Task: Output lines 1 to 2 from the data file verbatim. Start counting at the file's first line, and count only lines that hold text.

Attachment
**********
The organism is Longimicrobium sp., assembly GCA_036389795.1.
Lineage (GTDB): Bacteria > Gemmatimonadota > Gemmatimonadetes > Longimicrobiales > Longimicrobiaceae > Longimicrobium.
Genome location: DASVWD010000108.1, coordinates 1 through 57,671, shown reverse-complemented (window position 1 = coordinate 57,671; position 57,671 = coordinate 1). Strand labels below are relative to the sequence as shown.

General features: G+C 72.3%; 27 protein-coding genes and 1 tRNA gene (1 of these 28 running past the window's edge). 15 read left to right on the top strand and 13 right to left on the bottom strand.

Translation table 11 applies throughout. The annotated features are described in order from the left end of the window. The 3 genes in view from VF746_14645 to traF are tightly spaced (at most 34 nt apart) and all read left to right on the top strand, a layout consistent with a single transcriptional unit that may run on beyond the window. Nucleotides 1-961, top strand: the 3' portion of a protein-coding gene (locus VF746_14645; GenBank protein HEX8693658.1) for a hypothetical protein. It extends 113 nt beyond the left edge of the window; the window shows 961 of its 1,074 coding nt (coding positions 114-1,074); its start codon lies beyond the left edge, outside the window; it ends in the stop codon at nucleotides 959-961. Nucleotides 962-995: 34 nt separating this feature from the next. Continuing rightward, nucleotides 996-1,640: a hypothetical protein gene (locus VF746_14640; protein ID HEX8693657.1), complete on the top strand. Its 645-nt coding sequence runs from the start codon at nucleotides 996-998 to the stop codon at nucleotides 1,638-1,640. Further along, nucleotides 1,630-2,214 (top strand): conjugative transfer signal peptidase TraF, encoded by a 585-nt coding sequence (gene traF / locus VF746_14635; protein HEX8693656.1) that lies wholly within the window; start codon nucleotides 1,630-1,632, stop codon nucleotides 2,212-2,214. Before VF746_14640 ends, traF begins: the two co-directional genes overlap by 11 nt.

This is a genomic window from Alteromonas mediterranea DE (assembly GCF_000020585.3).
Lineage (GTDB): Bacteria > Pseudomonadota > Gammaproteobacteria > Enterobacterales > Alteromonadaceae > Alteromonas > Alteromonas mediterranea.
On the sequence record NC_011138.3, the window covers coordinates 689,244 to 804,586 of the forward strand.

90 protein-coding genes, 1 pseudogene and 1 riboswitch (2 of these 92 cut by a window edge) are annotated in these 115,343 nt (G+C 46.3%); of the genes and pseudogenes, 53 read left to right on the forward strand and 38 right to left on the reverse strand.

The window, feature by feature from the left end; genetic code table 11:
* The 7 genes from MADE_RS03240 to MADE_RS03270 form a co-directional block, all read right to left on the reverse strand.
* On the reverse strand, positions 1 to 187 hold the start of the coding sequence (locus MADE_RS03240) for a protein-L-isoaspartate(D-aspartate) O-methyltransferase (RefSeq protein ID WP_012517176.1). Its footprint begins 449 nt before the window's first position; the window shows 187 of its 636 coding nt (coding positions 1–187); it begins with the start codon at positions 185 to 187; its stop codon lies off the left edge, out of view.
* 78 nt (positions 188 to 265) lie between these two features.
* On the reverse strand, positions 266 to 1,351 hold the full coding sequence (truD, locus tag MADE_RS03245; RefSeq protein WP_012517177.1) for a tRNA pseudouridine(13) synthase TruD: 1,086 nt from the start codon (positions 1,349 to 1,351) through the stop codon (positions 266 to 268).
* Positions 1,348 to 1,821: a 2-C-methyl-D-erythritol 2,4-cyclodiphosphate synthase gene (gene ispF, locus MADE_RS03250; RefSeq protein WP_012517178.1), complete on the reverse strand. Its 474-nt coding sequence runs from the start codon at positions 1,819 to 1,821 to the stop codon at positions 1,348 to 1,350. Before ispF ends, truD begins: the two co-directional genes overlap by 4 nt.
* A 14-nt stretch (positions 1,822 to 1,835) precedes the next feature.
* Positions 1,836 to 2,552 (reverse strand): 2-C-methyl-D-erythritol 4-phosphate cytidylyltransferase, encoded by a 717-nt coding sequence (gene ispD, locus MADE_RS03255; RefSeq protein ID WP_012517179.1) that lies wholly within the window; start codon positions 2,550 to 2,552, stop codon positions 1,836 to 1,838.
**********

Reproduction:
The organism is Longimicrobium sp., assembly GCA_036389795.1.
Lineage (GTDB): Bacteria > Gemmatimonadota > Gemmatimonadetes > Longimicrobiales > Longimicrobiaceae > Longimicrobium.